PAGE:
As a Christian injury attorney, I see the aftermath of tragic car crashes every week. There are a few common accidents that you can either avoid or mitigate if you know what to do.
Avoid Overcorrection: We all have heard and felt that sudden rumbling of our wheels running off onto the gravel shoulder. The steering wheel jerks to the right, and what is our instinct? Jerk back to the left with all our might! This is called “overcorrection.” Especially with younger drivers, the panicked jerking back to the left will often cause the car to turn sideways and roll or flip, sometimes with roof-crushing results. The fix? Ride it out, and gently ease back onto the pavement. We have been driving on gravel roads for 100 years, so two wheels on it for a few seconds is no need to panic.
Blowout Reaction: The “Boom” and instability of a blowout at speed induces panic in all of us. Remember though, that control of the car is best achieved through steering and not emergency braking. Like the overcorrection issue before, quick braking or turning can easily cause a fatal rollover. Ride it out to the shoulder as best you can.
Avoid Hydroplaning: When you steer, but nothing happens, you might be on black ice, or hydroplaning. When the water on the road lifts off your steering tires and you lose contact with the pavement it is called “hydroplaning.” Just ease off the gas and it should let the wheels grip again. If you feel unsure in the rain, consider a tire brand made for better rain disbursement.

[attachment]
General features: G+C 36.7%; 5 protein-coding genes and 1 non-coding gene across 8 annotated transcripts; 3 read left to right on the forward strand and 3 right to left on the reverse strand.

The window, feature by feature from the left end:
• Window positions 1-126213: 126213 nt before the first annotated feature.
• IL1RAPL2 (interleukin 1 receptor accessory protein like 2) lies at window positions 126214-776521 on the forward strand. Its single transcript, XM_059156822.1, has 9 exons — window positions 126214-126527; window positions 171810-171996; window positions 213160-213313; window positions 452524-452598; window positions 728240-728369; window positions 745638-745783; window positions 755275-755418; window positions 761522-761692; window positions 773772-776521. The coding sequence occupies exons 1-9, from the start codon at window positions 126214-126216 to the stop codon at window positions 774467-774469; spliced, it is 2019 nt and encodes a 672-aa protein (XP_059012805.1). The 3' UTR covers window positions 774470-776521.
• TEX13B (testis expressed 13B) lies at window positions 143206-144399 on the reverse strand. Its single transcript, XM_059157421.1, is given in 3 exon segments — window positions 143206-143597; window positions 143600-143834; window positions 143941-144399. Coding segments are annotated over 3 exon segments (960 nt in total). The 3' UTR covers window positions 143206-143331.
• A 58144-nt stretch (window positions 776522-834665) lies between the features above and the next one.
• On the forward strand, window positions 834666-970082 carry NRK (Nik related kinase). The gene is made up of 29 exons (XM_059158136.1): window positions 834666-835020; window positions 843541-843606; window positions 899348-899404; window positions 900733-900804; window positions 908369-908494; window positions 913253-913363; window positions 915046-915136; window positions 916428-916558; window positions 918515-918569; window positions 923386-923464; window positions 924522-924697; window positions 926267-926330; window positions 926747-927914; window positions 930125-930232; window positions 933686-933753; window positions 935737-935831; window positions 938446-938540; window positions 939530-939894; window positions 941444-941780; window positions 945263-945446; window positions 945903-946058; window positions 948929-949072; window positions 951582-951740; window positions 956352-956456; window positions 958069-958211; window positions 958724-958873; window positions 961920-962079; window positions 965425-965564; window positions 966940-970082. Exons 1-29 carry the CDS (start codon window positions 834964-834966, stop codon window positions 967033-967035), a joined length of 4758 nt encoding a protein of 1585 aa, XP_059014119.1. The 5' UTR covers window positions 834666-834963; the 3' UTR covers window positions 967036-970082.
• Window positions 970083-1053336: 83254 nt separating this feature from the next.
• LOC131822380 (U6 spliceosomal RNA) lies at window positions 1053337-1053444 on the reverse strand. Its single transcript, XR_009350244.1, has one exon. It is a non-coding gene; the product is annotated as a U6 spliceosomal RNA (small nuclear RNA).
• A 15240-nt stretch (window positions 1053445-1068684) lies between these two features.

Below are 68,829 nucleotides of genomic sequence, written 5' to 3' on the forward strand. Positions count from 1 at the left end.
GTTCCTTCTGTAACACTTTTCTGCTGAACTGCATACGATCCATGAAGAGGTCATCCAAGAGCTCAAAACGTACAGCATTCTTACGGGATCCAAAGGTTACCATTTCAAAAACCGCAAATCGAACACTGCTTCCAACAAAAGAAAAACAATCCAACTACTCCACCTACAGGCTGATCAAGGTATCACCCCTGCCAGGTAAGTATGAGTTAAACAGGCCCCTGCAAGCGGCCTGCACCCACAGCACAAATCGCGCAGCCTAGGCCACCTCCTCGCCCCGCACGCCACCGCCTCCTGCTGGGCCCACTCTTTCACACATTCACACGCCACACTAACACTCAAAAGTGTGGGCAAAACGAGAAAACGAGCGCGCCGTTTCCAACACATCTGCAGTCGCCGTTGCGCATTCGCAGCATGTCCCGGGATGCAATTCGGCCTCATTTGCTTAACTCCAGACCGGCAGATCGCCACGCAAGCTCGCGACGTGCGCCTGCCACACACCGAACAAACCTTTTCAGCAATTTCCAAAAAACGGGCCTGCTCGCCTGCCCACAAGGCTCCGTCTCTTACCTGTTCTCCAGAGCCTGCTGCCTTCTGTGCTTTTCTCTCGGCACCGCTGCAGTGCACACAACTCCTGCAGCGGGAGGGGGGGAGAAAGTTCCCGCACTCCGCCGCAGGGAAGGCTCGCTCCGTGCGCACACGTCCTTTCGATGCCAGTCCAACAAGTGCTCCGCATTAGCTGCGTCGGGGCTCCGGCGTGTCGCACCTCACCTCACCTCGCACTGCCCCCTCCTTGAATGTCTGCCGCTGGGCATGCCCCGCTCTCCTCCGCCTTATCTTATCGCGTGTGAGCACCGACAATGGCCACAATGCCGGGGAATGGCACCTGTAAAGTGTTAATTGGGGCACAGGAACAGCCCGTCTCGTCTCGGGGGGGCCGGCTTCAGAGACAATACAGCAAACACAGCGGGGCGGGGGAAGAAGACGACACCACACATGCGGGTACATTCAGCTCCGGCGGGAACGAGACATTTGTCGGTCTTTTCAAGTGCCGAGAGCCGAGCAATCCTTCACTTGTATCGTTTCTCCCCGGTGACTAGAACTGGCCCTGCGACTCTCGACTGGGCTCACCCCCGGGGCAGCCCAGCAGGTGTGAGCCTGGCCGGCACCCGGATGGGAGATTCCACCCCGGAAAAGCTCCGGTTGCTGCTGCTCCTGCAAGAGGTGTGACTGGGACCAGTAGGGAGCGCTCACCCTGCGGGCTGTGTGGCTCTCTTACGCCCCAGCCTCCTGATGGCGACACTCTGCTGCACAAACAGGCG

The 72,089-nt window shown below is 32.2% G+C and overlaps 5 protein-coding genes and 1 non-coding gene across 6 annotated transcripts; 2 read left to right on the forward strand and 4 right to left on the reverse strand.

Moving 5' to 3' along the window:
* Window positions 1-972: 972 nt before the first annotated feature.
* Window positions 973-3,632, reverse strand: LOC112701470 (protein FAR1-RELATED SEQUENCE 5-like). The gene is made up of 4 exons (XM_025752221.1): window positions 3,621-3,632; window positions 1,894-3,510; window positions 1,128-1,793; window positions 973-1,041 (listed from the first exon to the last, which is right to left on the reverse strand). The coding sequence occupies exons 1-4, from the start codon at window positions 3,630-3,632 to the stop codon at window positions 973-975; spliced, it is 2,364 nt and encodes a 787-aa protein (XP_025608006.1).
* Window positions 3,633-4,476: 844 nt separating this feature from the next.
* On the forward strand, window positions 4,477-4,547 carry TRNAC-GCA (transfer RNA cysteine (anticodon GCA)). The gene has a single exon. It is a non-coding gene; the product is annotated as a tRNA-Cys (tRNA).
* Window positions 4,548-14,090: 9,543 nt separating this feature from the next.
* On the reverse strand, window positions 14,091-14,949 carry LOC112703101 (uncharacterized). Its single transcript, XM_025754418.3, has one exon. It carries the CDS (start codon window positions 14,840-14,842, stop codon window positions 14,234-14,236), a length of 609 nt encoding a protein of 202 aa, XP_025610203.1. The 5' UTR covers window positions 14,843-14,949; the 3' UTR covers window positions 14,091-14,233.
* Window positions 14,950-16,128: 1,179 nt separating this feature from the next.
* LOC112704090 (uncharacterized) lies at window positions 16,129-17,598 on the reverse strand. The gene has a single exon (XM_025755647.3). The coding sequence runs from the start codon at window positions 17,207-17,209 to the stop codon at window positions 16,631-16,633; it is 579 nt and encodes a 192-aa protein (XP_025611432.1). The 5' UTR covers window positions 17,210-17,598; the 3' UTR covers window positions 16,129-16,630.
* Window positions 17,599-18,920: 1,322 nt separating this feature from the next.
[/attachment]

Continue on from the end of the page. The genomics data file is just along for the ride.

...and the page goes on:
Mechanical failures: If your car continues to accelerate uncontrollably, get the car out of gear. In a manual, simply press the clutch to the floor and brake. If you are in an automatic transmission, shift into Neutral (“N”) and brake. Your engine may be noisy, but your car is easier to replace than you are. Once stopped, you can shut the car off, and shift back into Park. If you lose brakes, follow the above steps to get the car out of gear, and trying pumping the brakes all you can as you come to a stop.
Sometimes, such as with a high speed brake failure, a car jacking situation or a head on drunk driver in your lane, you may even have to crash on purpose!
Hopefully, this information will never be needed in your home, but if you are teaching kids to drive, please simulate these emergency situations in a safe place. When panic sets in, you only have time for one reaction, so let’s make it the safest one.
Every twelve minutes, someone in our country perishes in a car crash. I help people with the results of accidents caused by others, but maybe this advice will save at least one life.